• They took my fridge away!

  • I turned up for a lesson with a plan from the wrong textbook!

  • They took my fridge away!

So my luxury of 24-hour iced drinks lasted less than a day, as workmen collected our fridge-freezer and took it away for what we have been told is a day or two, but Russian estimates are like Russian winters – predictably unpredictable and usually turn out worse than you expect.

For what it is worth, my pasta was filling and nutritious, I might need to work on the flavour a bit but it was by no means inedible, and I have now finished it off.  I am also washing my own clothes, and have reached a level of functional sufficiency equivalent to a teenager in his first year at university, but with a bit less of the attitude.

We did get advance warning of the fridge removal, so we could empty it before the workmen arrived, and seeing as I had a nearly-full stomach crammed with pasta, and a full packet of chocolate ice cream, I offered to share it with Jorge and his girlfriend who were appropriately grateful.  It was very tasty too!

Today I got to lie in (until the fridge men arrived) – I did the bulk of preparation for my lessons last night and the first one was not until 3pm.  I took some time in the morning to do the homework exercises for my Russian lessons.  I knew one of the audio clips I needed to use in one of my lessons was missing so I needed to make a trip to the central office.  Then I came back, had a shower, and headed off to Voroshilovskiy.  It was a little overcast today but still warm, though a relief from the oppressive baking sunshine of the last week.

I had two back to back lessons from 3pm, then a break of an hour and a half before my last lesson.  I arrived an hour early to do some copying (handouts etc) but there were other people using the copier so I had to just hang about, check my lesson plans etc.

One of the teachers had a chat with me – I know her name is Irina and we share a couple of classes (the students have 2 lessons each week, one with Irina and one with me).   There are so many people introducing themselves to me every day I find it impossible to remember everyone’s name – I know that there are a surprising number of Kates and Helens for trans-Caucasian Russia, though!  90% of the people who work for the school are women – every office has 2 or 3 managers, who dress smartly in white blouses with orange neckerchiefs, and tend not to be so good at English, and then there are all the teachers who are more casually dressed, often in jeans or a short summer dress.  Everyone is treating me like a trusted acquaintance now, and I have no idea who most of these people are or what they do!  These are tricky waters to navigate, though I know at least one person in every office well enough to beg for help if I find myself out of my depth.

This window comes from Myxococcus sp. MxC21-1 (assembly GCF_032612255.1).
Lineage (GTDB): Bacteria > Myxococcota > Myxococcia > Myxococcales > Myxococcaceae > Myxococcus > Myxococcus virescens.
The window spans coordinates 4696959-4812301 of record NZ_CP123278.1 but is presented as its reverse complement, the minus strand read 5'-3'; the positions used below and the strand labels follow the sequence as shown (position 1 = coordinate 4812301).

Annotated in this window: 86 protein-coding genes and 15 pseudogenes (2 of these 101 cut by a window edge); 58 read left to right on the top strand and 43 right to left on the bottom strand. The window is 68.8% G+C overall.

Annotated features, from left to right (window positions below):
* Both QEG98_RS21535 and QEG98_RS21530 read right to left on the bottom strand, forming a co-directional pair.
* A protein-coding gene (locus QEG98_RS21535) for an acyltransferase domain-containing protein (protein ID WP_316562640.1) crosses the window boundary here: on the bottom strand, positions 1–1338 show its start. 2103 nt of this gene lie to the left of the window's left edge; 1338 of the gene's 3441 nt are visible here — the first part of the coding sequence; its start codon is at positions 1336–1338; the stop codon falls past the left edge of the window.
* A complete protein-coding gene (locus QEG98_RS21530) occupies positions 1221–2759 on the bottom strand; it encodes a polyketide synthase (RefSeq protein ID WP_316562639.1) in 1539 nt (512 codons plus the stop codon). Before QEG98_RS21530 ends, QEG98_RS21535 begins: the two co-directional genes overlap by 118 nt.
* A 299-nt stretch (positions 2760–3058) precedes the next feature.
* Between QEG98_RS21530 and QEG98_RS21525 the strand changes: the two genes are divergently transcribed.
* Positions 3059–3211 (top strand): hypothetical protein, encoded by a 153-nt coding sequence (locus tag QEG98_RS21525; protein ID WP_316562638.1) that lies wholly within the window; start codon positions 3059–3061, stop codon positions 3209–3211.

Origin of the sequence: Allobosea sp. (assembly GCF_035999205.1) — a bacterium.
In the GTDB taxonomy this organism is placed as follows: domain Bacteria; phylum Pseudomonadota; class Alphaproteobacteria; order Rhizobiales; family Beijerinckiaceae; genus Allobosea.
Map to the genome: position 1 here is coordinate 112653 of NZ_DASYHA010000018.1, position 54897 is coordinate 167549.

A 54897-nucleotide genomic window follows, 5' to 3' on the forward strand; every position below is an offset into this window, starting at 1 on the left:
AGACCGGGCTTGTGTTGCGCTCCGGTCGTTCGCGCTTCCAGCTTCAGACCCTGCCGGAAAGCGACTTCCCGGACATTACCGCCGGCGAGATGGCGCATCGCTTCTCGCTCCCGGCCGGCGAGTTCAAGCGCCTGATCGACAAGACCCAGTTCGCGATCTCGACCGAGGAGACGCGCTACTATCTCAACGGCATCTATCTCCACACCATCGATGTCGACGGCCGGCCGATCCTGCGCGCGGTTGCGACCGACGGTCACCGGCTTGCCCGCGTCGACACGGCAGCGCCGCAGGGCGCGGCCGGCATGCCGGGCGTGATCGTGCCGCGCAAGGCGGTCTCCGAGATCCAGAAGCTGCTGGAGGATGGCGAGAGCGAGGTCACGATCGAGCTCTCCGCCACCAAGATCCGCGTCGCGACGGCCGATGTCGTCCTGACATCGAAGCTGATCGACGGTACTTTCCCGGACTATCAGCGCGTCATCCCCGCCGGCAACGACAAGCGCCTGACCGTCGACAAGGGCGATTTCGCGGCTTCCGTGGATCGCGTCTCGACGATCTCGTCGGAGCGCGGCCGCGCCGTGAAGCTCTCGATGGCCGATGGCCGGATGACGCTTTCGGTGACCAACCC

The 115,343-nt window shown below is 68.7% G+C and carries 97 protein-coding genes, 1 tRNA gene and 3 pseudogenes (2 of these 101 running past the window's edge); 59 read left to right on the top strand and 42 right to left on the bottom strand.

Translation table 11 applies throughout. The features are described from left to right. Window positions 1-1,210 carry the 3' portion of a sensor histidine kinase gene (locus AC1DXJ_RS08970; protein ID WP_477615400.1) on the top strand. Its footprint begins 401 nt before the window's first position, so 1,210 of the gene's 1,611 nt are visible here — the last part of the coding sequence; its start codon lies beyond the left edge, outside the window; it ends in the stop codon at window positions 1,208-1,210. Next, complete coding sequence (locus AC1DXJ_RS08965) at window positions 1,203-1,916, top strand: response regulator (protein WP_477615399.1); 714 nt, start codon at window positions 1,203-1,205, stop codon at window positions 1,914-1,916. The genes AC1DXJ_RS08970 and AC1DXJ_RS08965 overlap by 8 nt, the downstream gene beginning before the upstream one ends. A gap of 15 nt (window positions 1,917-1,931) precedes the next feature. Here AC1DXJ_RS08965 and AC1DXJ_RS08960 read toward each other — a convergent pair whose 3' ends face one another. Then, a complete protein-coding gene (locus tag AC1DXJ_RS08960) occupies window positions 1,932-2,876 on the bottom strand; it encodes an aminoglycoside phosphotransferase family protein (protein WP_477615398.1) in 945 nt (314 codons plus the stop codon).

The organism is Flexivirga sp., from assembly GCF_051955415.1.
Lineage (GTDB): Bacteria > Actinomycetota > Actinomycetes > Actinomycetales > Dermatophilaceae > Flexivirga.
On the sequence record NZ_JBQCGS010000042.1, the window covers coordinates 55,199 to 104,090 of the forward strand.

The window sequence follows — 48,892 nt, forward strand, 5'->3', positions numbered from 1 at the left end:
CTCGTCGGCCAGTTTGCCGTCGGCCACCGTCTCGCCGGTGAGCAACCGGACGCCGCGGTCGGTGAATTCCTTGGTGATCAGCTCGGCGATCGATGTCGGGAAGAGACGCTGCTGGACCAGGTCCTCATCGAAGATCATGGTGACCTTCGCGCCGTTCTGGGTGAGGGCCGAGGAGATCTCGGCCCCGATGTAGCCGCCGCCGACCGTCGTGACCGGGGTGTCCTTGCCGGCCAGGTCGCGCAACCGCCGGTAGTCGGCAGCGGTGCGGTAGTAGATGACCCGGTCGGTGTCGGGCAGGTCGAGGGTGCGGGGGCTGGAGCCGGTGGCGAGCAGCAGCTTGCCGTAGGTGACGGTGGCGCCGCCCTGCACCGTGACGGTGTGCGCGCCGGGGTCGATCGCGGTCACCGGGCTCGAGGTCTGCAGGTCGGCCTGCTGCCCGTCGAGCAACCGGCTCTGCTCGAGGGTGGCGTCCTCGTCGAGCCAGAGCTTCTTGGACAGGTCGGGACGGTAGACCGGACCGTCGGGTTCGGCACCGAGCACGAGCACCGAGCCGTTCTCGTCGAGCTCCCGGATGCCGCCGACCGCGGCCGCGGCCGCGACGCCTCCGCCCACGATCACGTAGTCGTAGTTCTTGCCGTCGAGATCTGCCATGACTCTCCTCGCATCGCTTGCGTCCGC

My first two classes today were uneventful – all young adults, one group very studious and morose, the second full of mischief and giggles.  It was the third class that was the problem.  I’ve been given a set of textbooks and told these are the only ones you’ll generally need.  There is one for adults (Total English), one for young children, one for older children, and one with three graded levels for teenagers.

I was expecting 3 students but only one showed up, and wary of misunderstandings I checked she was with the adult Advanced group.

No.  She was Intermediate.  She had the textbook and everything.

She had arrived well before the start time so I went to the office to see what was happening, and found out that yes indeed this class was Total English Intermediate, a grading that I was wholly unaware of before this moment.  Being a last minute addition to my timetable which I had hastily handwritten in meant I had had little opportunity to spot the clues that I was being given a totally new grade of class to teach.

The manager in the office did not speak much English so went to fetch Kate, my main Voroshilovskiy contact.  She didn’t think this was a big deal at all.  She looked out the Intermediate textbook for me, printed off a couple of handouts, showed me the phonetics book they used (funny story – Mikhail showed me the same book, I queried with the library why I didn’t have a copy, and the library told me none of my classes use it…!) and quickly went through what I needed to do.

The lesson started 5 minutes late, but I got through the majority of it exactly as laid out – in fact it was probably one of my better lessons, despite certainly being the least prepared one!  One of the topics we covered was modals of ability – “can” “could” “managed to” “was able to.”  I could do the lesson, Kate told me I can do the lesson, and in the event I was able to do the lesson and managed to do it well!  Or at least well enough…

I have a cancellation tomorrow (fortunately for a lesson I have not yet prepped for!) so things are slightly easier and I may go into my two remaining lessons with a slightly higher degree of confidence.  But as I taught another class earlier in the week, pride comes before a call – I should keep my eyes open for any more bear traps.

One thought on “Easy Come, Easy Go

Leave a Reply

Fill in your details below or click an icon to log in:

WordPress.com Logo

You are commenting using your WordPress.com account. Log Out /  Change )

Facebook photo

You are commenting using your Facebook account. Log Out /  Change )

Connecting to %s